2. Participatory democracy is a key means for resolving today’s awesome societal problems and for establishing a just and sustainable world for everyone.
  3. Political and economic power ultimately rest with the majority population; the powerholders in any society can only rule as long as they have the consent or acquiescence of the people.
  4. The most important issue today is the struggle between the majority of citizens and the individual and institutional powerholders to determine whether society will be based on the power elite or people power model.

For those actively interested in social justice, Doing Democracy describes a plan of action for the four roles of social activism, and the eight stages of social movements:

  1. Stagnation: It is a time of standstill and decline. The political and social environment is corrupt, insights or ideas from people of principle will be met with apathy or rejection, but they must remain true to their principles.
  2. Difficult Beginnings: The birth of every new venture begins in some confusion, because we are entering the realm of the unknown. It is our duty to act, but we lack sufficient power; we must take the first step.
  3. Assembling: This is a time of gathering together of people in communities. Strong bonds must be maintained by adherence to appropriate moral principles. Only collective moral force can unite the world.
  4. Critical Mass: It is a momentous time of excess of strong elements. One takes courageous acts not by force, but by seeking true meaning to accomplish the task, no matter what happens. Maintain alliance with those below. It is like floodtimes, which are only temporary.
  5. Retreat: You may now be suffering from an inner conflict based upon the misalignment of your ideals and reality. It is time to retreat and take a longer look to be able to advance later. Vengeance and hatred could cloud your judgement and prevent the necessary retreat.
  6. Changing: The forces at work are in conflict, leaving the path open to change. Far-reaching clarity about the future and great devotion are required. The transformation should be made gradually, nonviolently, without discordant and excessive behavior. The results lead to a progressive new era but are not evident until the change has already occurred.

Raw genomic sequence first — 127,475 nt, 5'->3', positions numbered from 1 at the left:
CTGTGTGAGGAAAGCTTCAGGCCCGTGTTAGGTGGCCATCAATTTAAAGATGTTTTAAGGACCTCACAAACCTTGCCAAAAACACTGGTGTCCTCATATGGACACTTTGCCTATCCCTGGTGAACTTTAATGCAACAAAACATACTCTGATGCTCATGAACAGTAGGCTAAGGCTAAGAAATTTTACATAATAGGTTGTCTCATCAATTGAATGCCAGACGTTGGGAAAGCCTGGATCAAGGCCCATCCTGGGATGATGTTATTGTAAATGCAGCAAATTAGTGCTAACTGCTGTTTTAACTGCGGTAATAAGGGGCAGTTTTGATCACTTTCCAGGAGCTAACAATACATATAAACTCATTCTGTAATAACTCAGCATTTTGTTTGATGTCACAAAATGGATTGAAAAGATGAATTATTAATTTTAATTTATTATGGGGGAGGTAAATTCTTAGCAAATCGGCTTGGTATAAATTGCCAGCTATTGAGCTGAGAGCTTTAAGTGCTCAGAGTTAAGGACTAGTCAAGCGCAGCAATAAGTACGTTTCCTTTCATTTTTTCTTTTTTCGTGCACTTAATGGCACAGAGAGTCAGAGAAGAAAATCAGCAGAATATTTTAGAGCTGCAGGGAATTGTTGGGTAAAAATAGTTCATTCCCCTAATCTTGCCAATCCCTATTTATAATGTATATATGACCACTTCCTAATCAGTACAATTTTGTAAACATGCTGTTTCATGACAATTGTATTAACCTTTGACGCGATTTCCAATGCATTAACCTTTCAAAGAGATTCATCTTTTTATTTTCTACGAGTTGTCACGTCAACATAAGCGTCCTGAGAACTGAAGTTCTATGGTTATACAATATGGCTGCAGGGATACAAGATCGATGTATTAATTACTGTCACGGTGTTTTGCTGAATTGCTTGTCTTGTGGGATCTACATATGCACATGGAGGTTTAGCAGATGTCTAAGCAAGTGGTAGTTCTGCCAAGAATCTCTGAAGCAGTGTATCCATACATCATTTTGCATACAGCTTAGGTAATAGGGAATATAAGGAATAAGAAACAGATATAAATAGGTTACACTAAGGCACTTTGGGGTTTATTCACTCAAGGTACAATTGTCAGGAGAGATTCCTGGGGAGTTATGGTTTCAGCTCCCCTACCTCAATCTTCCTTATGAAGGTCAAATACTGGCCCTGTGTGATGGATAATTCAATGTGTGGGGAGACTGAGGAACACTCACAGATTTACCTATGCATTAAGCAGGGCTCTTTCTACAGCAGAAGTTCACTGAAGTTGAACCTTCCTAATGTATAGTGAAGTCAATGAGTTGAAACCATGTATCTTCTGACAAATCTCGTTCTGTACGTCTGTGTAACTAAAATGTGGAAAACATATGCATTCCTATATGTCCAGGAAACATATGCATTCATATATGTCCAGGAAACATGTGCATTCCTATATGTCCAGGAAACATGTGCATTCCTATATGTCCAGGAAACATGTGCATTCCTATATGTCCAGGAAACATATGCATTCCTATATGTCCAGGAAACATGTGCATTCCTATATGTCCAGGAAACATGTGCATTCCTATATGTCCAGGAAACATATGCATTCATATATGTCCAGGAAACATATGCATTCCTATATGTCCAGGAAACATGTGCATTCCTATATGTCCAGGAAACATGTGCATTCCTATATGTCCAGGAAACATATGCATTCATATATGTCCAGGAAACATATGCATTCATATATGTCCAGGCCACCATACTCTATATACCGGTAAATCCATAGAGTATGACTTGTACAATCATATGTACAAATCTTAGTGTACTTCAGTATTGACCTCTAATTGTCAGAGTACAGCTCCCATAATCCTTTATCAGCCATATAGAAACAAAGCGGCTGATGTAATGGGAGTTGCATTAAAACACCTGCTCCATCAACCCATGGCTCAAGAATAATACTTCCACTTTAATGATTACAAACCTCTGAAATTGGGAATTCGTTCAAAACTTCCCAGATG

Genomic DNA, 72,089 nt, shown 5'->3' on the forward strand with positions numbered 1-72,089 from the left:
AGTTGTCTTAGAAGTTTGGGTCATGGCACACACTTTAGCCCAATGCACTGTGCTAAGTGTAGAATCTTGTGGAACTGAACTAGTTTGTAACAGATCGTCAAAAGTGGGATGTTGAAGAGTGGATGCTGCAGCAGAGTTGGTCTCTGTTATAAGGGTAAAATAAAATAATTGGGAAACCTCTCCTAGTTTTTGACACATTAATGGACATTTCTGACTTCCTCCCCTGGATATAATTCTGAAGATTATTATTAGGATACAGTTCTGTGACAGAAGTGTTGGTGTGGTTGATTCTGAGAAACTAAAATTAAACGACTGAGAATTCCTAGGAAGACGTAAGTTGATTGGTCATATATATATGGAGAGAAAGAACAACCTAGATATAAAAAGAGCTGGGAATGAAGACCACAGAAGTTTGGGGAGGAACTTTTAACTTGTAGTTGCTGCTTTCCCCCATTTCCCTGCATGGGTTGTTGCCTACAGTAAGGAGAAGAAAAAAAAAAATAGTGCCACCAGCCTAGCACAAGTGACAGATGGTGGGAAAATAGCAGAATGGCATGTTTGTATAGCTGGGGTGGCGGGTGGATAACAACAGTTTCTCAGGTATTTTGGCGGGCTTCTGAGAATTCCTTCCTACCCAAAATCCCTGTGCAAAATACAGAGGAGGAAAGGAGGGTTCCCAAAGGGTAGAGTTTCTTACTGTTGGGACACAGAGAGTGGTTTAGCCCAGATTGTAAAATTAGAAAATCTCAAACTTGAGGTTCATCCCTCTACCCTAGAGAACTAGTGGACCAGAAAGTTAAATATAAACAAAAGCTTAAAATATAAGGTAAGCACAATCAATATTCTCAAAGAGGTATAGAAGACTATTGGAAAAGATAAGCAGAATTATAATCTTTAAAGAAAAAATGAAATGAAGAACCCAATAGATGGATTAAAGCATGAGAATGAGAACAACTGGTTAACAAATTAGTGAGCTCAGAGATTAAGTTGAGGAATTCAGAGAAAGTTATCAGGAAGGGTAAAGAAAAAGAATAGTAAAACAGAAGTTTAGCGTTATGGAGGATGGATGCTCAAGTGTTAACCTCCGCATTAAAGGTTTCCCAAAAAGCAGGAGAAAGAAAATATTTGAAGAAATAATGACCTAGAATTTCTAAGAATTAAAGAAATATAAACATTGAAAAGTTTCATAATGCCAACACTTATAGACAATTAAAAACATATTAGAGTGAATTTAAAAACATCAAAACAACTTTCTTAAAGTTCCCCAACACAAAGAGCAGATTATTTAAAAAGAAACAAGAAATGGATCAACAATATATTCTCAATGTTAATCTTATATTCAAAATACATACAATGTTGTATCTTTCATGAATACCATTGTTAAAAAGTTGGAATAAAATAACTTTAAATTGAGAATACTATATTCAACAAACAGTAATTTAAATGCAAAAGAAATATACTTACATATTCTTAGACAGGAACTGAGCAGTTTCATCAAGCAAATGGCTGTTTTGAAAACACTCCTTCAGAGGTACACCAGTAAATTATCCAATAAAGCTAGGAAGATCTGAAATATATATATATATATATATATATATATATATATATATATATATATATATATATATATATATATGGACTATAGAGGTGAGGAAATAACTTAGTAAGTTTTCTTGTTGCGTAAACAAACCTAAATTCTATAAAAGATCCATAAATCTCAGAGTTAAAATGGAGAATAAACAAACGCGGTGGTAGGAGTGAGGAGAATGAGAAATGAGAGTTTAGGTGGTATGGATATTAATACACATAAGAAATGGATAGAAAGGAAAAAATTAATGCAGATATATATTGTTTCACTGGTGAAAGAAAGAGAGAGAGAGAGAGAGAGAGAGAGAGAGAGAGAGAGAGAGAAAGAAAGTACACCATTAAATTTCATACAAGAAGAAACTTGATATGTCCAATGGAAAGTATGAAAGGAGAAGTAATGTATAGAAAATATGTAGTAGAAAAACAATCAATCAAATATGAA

7. Success: Victory seems to have been achieved. Everything looks easy. Just there, however, lies the danger. If we are not on guard, evil will succeed in escaping and new misfortunes will develop. You cannot fight for righteousness with corrupt motives, self-serving interests or deceit.
  8. Continuing: Success now comes through long-standing objectives, traditions and enduring values. Apply just enough consistent force to affect the situation. The movement turns into a new beginning.

At each stage, Moyers summarizes the status of each facet: the movement, the power-holders, the public, the goals, the pitfalls, the crisis, and the conclusions reached at that stage.

Finally, Doing Democracy explains why you can believe in the power of social movements, supporting its arguments with analysis of each stage of five of the most recent major social movements in the form of case studies:

  1. The U.S. Civil Rights Movement.
  2. The Anti-Nuclear Energy Movement.
  3. The Gay and Lesbian Movement.
  4. The Breast Cancer Social Movement.
  5. The Globalization Movement.

Moyer draws attention to an important corollary that human society is made up of three interconnected and interdependent parts: individuals, culture, and social systems & institutions—the I, we, and it. They are different aspects of the same whole; consequently, one can’t be transformed for long without the requisite changes in the other two. Therefore, even if a society’s social systems and institutions were transformed to the peaceful paradigm, the change would not last without a parallel transformation of that society’s individuals and culture. Similarly, the good society is unlikely to develop without individual change because, outside of dictatorships, social system and institutional change usually follows personal and cultural change on the part of at least some of the population.

In short, our government and cultural institutions are a reflection of our collective selves. We must lead by example.

Leave a Reply

Your email address will not be published. Required fields are marked *